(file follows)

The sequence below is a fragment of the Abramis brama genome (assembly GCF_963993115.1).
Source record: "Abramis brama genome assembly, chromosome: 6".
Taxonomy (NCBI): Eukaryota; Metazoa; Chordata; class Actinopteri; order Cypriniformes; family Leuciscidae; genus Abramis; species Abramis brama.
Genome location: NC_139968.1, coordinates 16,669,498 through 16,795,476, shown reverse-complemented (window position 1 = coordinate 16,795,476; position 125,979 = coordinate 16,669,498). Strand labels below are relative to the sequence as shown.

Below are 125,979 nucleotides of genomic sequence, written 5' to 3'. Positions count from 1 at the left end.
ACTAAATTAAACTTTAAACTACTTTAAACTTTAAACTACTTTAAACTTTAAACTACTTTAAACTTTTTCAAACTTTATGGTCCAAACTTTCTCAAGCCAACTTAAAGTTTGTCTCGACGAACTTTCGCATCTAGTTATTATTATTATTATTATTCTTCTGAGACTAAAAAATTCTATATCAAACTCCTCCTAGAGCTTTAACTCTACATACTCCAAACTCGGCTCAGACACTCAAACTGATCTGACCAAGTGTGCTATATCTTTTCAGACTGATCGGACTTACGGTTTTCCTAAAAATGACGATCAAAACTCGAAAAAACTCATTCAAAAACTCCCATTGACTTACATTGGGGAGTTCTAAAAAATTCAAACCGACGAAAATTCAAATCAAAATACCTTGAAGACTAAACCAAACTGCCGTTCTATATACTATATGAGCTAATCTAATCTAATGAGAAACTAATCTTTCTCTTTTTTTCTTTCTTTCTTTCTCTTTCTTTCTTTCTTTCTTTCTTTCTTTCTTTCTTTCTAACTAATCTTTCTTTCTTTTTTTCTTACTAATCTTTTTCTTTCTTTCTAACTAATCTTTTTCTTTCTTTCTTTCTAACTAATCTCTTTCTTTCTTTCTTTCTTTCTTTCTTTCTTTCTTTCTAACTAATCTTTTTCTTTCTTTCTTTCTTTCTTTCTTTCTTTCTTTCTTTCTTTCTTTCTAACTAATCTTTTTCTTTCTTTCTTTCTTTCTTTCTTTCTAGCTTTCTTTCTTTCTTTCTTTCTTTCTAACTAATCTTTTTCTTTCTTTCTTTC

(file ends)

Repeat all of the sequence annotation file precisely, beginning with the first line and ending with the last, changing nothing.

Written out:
The sequence below is a fragment of the Abramis brama genome (assembly GCF_963993115.1).
Source record: "Abramis brama genome assembly, chromosome: 6".
Taxonomy (NCBI): Eukaryota; Metazoa; Chordata; class Actinopteri; order Cypriniformes; family Leuciscidae; genus Abramis; species Abramis brama.
Genome location: NC_139968.1, coordinates 16,669,498 through 16,795,476, shown reverse-complemented (window position 1 = coordinate 16,795,476; position 125,979 = coordinate 16,669,498). Strand labels below are relative to the sequence as shown.

Below are 125,979 nucleotides of genomic sequence, written 5' to 3'. Positions count from 1 at the left end.
ACTAAATTAAACTTTAAACTACTTTAAACTTTAAACTACTTTAAACTTTAAACTACTTTAAACTTTTTCAAACTTTATGGTCCAAACTTTCTCAAGCCAACTTAAAGTTTGTCTCGACGAACTTTCGCATCTAGTTATTATTATTATTATTATTCTTCTGAGACTAAAAAATTCTATATCAAACTCCTCCTAGAGCTTTAACTCTACATACTCCAAACTCGGCTCAGACACTCAAACTGATCTGACCAAGTGTGCTATATCTTTTCAGACTGATCGGACTTACGGTTTTCCTAAAAATGACGATCAAAACTCGAAAAAACTCATTCAAAAACTCCCATTGACTTACATTGGGGAGTTCTAAAAAATTCAAACCGACGAAAATTCAAATCAAAATACCTTGAAGACTAAACCAAACTGCCGTTCTATATACTATATGAGCTAATCTAATCTAATGAGAAACTAATCTTTCTCTTTTTTTCTTTCTTTCTTTCTCTTTCTTTCTTTCTTTCTTTCTTTCTTTCTTTCTTTCTAACTAATCTTTCTTTCTTTTTTTCTTACTAATCTTTTTCTTTCTTTCTAACTAATCTTTTTCTTTCTTTCTTTCTAACTAATCTCTTTCTTTCTTTCTTTCTTTCTTTCTTTCTTTCTTTCTAACTAATCTTTTTCTTTCTTTCTTTCTTTCTTTCTTTCTTTCTTTCTTTCTTTCTTTCTAACTAATCTTTTTCTTTCTTTCTTTCTTTCTTTCTTTCTAGCTTTCTTTCTTTCTTTCTTTCTTTCTAACTAATCTTTTTCTTTCTTTCTTTC